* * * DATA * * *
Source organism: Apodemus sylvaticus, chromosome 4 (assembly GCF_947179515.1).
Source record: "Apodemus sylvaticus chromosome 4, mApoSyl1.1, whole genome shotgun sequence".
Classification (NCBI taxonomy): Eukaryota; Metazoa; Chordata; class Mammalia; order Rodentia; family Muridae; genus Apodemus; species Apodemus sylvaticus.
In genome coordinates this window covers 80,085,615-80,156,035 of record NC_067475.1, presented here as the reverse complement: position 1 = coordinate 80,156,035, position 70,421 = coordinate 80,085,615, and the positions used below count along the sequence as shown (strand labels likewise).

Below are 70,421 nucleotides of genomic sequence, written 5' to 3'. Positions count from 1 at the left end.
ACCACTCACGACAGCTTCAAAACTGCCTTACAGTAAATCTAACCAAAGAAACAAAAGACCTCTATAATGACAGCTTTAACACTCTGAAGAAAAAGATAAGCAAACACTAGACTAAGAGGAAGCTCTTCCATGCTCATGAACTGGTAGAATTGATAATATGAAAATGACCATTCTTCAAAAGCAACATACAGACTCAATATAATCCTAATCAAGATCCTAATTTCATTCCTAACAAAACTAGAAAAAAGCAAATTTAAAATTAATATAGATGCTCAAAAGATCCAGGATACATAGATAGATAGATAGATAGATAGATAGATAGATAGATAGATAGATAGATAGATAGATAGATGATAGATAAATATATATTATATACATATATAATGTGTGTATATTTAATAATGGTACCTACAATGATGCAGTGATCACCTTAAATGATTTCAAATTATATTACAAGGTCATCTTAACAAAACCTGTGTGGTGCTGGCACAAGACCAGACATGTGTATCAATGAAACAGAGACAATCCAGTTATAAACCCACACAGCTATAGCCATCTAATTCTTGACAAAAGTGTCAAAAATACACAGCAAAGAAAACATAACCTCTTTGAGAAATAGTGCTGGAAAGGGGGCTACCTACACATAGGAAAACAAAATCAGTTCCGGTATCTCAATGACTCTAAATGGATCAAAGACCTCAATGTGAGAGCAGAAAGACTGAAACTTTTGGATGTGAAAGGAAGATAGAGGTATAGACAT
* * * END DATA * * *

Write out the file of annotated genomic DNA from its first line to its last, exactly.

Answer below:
Source organism: Apodemus sylvaticus, chromosome 4 (assembly GCF_947179515.1).
Source record: "Apodemus sylvaticus chromosome 4, mApoSyl1.1, whole genome shotgun sequence".
Classification (NCBI taxonomy): Eukaryota; Metazoa; Chordata; class Mammalia; order Rodentia; family Muridae; genus Apodemus; species Apodemus sylvaticus.
In genome coordinates this window covers 80,085,615-80,156,035 of record NC_067475.1, presented here as the reverse complement: position 1 = coordinate 80,156,035, position 70,421 = coordinate 80,085,615, and the positions used below count along the sequence as shown (strand labels likewise).

Below are 70,421 nucleotides of genomic sequence, written 5' to 3'. Positions count from 1 at the left end.
ACCACTCACGACAGCTTCAAAACTGCCTTACAGTAAATCTAACCAAAGAAACAAAAGACCTCTATAATGACAGCTTTAACACTCTGAAGAAAAAGATAAGCAAACACTAGACTAAGAGGAAGCTCTTCCATGCTCATGAACTGGTAGAATTGATAATATGAAAATGACCATTCTTCAAAAGCAACATACAGACTCAATATAATCCTAATCAAGATCCTAATTTCATTCCTAACAAAACTAGAAAAAAGCAAATTTAAAATTAATATAGATGCTCAAAAGATCCAGGATACATAGATAGATAGATAGATAGATAGATAGATAGATAGATAGATAGATAGATAGATAGATAGATGATAGATAAATATATATTATATACATATATAATGTGTGTATATTTAATAATGGTACCTACAATGATGCAGTGATCACCTTAAATGATTTCAAATTATATTACAAGGTCATCTTAACAAAACCTGTGTGGTGCTGGCACAAGACCAGACATGTGTATCAATGAAACAGAGACAATCCAGTTATAAACCCACACAGCTATAGCCATCTAATTCTTGACAAAAGTGTCAAAAATACACAGCAAAGAAAACATAACCTCTTTGAGAAATAGTGCTGGAAAGGGGGCTACCTACACATAGGAAAACAAAATCAGTTCCGGTATCTCAATGACTCTAAATGGATCAAAGACCTCAATGTGAGAGCAGAAAGACTGAAACTTTTGGATGTGAAAGGAAGATAGAGGTATAGACAT